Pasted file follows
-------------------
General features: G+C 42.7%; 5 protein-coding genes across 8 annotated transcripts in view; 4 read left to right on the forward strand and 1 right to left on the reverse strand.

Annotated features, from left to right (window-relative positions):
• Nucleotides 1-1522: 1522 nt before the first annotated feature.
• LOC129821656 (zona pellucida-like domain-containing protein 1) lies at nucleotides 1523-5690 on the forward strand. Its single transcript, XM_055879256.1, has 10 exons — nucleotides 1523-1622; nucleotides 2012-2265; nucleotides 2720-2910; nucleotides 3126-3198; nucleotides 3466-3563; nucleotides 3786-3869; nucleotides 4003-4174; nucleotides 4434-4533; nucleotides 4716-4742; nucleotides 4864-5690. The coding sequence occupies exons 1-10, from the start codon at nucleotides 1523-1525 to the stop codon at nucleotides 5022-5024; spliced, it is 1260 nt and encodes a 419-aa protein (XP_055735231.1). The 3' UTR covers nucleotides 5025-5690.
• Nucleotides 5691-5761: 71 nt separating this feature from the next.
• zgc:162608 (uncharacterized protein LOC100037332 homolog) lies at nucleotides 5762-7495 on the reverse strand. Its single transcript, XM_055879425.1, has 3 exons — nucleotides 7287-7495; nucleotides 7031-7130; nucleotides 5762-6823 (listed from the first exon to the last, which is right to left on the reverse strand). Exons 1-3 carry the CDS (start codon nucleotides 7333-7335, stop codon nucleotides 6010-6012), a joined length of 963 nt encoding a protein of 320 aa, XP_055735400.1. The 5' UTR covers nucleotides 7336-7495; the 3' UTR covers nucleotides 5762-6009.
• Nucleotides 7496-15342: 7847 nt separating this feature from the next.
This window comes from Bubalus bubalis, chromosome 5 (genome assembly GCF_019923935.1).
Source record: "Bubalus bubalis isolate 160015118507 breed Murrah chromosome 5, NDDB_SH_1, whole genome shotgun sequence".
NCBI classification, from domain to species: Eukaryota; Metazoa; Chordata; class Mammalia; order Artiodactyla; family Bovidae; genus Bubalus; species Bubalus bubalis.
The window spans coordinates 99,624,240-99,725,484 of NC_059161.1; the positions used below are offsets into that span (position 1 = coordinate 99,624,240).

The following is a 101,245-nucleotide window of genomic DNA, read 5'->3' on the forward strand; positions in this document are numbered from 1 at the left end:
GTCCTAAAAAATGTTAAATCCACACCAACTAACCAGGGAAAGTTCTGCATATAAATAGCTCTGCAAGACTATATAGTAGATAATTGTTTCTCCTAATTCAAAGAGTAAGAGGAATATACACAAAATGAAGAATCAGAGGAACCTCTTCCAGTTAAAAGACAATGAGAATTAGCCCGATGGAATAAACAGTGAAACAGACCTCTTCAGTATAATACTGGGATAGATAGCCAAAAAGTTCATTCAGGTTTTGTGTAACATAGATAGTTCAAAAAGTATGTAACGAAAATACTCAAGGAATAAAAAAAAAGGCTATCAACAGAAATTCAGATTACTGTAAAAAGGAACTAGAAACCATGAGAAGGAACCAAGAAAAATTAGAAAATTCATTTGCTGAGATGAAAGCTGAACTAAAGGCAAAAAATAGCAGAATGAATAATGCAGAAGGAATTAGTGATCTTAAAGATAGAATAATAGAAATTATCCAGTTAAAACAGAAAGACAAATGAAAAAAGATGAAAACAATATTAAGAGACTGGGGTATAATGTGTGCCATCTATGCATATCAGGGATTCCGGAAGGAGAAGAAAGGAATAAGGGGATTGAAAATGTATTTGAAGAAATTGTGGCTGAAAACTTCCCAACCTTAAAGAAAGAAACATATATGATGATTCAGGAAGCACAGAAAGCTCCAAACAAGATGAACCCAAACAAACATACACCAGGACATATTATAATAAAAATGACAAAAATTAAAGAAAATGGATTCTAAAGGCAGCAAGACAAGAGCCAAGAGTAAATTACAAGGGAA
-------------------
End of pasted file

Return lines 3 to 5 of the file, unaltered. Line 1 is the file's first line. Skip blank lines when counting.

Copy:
• Nucleotides 1-1522: 1522 nt before the first annotated feature.
• LOC129821656 (zona pellucida-like domain-containing protein 1) lies at nucleotides 1523-5690 on the forward strand. Its single transcript, XM_055879256.1, has 10 exons — nucleotides 1523-1622; nucleotides 2012-2265; nucleotides 2720-2910; nucleotides 3126-3198; nucleotides 3466-3563; nucleotides 3786-3869; nucleotides 4003-4174; nucleotides 4434-4533; nucleotides 4716-4742; nucleotides 4864-5690. The coding sequence occupies exons 1-10, from the start codon at nucleotides 1523-1525 to the stop codon at nucleotides 5022-5024; spliced, it is 1260 nt and encodes a 419-aa protein (XP_055735231.1). The 3' UTR covers nucleotides 5025-5690.
• Nucleotides 5691-5761: 71 nt separating this feature from the next.